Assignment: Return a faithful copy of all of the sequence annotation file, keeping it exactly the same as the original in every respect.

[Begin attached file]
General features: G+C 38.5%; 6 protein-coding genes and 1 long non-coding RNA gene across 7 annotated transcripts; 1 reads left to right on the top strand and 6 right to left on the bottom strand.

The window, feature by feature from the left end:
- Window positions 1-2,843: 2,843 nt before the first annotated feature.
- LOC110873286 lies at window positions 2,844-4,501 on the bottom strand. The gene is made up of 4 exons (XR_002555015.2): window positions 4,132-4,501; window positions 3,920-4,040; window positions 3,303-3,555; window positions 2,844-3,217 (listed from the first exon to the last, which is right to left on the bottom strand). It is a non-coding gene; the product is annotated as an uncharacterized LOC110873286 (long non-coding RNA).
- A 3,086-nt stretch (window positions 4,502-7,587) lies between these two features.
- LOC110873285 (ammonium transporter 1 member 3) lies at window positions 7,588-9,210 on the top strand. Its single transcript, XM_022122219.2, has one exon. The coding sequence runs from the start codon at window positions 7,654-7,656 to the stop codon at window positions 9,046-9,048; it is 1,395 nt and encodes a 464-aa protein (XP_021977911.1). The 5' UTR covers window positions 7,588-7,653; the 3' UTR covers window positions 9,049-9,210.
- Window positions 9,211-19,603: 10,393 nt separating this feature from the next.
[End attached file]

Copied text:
General features: G+C 38.5%; 6 protein-coding genes and 1 long non-coding RNA gene across 7 annotated transcripts; 1 reads left to right on the top strand and 6 right to left on the bottom strand.

The window, feature by feature from the left end:
- Window positions 1-2,843: 2,843 nt before the first annotated feature.
- LOC110873286 lies at window positions 2,844-4,501 on the bottom strand. The gene is made up of 4 exons (XR_002555015.2): window positions 4,132-4,501; window positions 3,920-4,040; window positions 3,303-3,555; window positions 2,844-3,217 (listed from the first exon to the last, which is right to left on the bottom strand). It is a non-coding gene; the product is annotated as an uncharacterized LOC110873286 (long non-coding RNA).
- A 3,086-nt stretch (window positions 4,502-7,587) lies between these two features.
- LOC110873285 (ammonium transporter 1 member 3) lies at window positions 7,588-9,210 on the top strand. Its single transcript, XM_022122219.2, has one exon. The coding sequence runs from the start codon at window positions 7,654-7,656 to the stop codon at window positions 9,046-9,048; it is 1,395 nt and encodes a 464-aa protein (XP_021977911.1). The 5' UTR covers window positions 7,588-7,653; the 3' UTR covers window positions 9,049-9,210.
- Window positions 9,211-19,603: 10,393 nt separating this feature from the next.